We’ve all seen the headlines, “7 Scary Apps Parents Need to Know About”, “Dangerous Apps to Delete from Your Child’s Phone Now!”.
I am often asked which social media apps are the most “dangerous” for kids. Here’s my new answer:
All of them.
Every single app, every corner of the internet holds the possibility of mean-scary-stranger-dangerousness. If we allow our kids to play here, we need to keep a watchful eye.
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#Parents, if you allow your children to play in these waters, you must keep a watchful eye. Photo credit: Greater Boston Photography – Made with @instaquoteapp. #instaquote #digitalkids #sociallyactive #secretaccounts #instagram #twitter #askfm #whatsapp #snapchat #whisper #kik #yikyak #onlinesafety
I do, however, feel some are worse than others because of allowances for anonymous posting. I am definitely not a fan of kids using new live streaming video apps like Meerkat and Periscope.
In reality, the bad guys can hide behind whatever profile they choose to make up on pretty much any site. Whether we want to acknowledge it or not, the internet is a pedophile’s paradise and an perpetual free-for-all for cyberbullying trolls.
I see young people who, to the envy of all of their friends, have thousands of followers on Instagram. The average adult doesn’t know thousands of people personally, let alone a sixth grade kid. Has it ever occurred to anyone that one or two of those thousands of people who appear through their profile and posts to be a peer, might just be a creepy fifty year old guy sitting around in his underwear, mining through your son or daughter’s pictures for use (e.g., starting pornographic conversations) on other websites? I know, gross, disgusting – no one wants to think about it, but it happens. One of the most important “rules” in my book – Protect Your Privacy.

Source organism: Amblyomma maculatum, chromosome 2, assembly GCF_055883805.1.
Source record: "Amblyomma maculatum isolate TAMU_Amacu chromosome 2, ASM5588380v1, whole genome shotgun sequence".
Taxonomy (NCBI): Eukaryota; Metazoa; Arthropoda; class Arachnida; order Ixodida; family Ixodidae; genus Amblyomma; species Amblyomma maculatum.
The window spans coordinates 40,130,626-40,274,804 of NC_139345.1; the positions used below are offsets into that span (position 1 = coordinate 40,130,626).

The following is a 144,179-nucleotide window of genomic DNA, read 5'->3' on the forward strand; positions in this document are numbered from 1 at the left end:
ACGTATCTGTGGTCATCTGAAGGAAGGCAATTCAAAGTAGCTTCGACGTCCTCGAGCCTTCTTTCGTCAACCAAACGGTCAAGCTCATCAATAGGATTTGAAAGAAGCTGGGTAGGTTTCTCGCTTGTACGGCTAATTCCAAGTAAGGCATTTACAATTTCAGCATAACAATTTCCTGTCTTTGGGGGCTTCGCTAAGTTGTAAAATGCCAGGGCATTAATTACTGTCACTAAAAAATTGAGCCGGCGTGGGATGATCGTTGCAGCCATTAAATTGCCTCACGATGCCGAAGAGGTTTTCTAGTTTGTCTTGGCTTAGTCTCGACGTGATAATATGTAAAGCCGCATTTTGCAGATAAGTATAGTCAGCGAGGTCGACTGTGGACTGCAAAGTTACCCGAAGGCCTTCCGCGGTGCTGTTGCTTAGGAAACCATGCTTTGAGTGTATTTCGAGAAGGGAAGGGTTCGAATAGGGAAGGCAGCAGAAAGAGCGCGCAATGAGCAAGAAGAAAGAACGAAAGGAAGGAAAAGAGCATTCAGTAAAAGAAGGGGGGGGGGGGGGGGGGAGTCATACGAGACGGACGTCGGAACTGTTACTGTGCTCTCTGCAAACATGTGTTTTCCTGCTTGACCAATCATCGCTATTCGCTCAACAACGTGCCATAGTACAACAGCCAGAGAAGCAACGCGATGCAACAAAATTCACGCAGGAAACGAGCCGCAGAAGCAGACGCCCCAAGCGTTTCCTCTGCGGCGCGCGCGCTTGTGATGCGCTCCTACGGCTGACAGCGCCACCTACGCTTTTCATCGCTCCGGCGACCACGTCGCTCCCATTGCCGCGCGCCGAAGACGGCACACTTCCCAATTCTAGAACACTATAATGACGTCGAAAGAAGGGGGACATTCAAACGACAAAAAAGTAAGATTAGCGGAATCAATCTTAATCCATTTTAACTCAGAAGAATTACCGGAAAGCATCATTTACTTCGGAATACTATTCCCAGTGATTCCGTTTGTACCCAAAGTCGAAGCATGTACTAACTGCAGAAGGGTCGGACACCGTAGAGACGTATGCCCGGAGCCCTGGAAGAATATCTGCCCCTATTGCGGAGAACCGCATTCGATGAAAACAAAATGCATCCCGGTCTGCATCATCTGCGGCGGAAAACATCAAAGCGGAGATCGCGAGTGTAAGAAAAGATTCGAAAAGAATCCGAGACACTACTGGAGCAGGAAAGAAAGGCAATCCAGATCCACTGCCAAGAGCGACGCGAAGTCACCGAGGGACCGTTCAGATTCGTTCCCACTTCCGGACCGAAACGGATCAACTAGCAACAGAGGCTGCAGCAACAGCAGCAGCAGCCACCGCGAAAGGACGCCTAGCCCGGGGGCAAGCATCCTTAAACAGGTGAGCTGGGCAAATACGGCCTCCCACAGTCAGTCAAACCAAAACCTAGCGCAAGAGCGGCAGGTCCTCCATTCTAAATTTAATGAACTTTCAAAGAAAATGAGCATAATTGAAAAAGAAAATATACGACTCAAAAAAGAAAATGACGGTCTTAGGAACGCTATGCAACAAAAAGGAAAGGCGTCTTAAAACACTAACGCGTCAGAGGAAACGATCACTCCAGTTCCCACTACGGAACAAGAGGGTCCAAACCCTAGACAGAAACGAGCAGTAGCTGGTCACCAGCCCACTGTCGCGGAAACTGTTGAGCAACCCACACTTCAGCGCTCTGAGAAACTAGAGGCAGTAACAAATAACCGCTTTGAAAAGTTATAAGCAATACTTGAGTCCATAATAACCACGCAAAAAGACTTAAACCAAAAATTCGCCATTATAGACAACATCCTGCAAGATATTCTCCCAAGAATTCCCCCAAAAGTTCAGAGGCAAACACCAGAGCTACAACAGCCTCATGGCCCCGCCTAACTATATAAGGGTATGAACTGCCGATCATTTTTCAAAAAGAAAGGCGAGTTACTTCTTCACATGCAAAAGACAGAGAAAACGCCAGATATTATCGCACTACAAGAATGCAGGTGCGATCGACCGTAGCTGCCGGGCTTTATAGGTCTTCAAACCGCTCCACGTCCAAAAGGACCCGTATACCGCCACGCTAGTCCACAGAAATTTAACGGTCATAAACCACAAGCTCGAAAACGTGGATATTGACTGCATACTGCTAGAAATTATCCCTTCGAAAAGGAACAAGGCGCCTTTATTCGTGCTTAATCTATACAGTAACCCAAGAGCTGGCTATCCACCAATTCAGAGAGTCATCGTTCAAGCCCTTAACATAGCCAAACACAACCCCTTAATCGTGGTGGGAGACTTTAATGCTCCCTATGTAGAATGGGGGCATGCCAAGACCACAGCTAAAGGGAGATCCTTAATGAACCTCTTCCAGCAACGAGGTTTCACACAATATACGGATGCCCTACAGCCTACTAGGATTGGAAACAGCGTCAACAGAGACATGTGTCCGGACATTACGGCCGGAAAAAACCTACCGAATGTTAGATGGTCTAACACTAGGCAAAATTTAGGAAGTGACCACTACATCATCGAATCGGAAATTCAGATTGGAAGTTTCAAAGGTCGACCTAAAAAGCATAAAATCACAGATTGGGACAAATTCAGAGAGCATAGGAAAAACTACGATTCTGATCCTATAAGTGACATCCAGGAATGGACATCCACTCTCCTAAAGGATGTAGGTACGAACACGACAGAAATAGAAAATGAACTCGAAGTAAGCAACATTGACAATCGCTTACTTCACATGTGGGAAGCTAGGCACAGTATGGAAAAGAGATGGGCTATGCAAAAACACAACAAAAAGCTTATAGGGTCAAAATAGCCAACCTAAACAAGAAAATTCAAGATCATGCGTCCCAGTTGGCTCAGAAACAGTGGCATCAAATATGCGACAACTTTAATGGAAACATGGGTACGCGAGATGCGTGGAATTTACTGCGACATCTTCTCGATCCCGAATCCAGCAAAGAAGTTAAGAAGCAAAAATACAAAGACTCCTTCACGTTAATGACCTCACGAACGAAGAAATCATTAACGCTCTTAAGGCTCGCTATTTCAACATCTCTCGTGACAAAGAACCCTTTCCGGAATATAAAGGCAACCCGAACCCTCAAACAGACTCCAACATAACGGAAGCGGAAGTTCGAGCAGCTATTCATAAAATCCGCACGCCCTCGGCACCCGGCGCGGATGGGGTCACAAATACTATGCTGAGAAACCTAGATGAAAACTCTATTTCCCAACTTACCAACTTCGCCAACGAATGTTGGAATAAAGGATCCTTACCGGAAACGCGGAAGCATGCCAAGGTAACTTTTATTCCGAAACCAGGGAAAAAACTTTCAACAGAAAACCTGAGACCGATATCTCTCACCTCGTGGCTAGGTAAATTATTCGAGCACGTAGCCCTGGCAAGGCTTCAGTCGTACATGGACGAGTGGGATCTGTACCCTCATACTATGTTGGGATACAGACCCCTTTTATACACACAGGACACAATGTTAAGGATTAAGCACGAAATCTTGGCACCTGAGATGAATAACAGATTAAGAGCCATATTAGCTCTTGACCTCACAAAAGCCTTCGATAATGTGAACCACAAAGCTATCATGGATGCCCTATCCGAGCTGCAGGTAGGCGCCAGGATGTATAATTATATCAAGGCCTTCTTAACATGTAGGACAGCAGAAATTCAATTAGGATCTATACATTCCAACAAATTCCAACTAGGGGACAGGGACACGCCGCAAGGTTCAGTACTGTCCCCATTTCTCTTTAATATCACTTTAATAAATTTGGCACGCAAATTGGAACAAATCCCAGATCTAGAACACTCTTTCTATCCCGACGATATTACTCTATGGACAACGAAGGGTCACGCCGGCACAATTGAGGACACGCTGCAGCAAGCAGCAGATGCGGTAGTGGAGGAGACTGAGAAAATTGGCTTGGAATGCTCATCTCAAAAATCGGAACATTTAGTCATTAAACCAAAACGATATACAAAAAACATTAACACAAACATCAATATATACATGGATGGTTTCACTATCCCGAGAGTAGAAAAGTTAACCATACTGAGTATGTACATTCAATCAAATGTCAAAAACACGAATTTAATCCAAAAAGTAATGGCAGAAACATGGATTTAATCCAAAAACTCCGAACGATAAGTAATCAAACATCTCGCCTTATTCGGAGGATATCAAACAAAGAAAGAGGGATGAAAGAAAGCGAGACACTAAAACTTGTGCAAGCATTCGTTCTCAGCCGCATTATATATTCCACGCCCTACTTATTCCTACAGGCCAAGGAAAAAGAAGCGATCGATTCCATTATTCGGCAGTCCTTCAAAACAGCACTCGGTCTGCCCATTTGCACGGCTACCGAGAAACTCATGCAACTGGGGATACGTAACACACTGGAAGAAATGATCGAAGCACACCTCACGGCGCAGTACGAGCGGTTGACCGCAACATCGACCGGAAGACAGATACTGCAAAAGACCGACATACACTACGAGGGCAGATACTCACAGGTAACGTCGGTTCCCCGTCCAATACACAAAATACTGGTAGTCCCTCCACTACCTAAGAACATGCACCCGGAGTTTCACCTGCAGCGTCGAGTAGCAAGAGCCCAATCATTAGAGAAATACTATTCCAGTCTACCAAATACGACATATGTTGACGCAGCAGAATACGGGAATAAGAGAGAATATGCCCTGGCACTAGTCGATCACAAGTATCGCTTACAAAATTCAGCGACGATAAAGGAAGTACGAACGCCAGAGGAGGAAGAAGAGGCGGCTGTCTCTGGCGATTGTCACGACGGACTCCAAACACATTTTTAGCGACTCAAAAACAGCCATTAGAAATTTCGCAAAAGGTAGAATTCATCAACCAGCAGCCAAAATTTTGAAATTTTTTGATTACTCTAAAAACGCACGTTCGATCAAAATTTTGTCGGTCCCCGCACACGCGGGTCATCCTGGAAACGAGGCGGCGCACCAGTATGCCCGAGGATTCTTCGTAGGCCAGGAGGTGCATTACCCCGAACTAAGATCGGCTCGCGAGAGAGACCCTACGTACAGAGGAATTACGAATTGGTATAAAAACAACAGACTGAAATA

So, what is a worried parent to do? No hand wringing necessary. Very simply, communicate with your kids and be aware of who your kids are communicating with online.
I strongly suggest that kids not be connected online with people they don’t know in real life.
Of course our kids want to follow their favorite pop stars or movie idols, and parents can make their own decisions with their kids about what and who is appropriate. There are plenty of positive role models and causes to follow and support if they are interested. A couple of my favorites, which have been very fun to get involved with as a family, are No Kid Hungry and Secret’s “Mean Stinks” campaign.
We need to stop blaming and being afraid of social media apps and take control. We as parents are supposed to be the responsible party and deciders of what our kids are doing online. The apps are not the problem. People are the problem. No one holds us down and forces us to download SnapChat, Instagram, Twitter, Ask.fm, YouNow, Whisper, Tinder, Kik, Meerkat, YikYak or any other app.
If this horse hasn’t already left the barn at your house and you’re considering allowing your child to become socially active, I suggest starting out with one age appropriate app, establishing boundaries before they create a profile anywhere. Remind them that trust is earned, not given.
Don’t be left out of the equation.
Have a question? Ask J. J.
Thanks for stopping by,
ox J. J.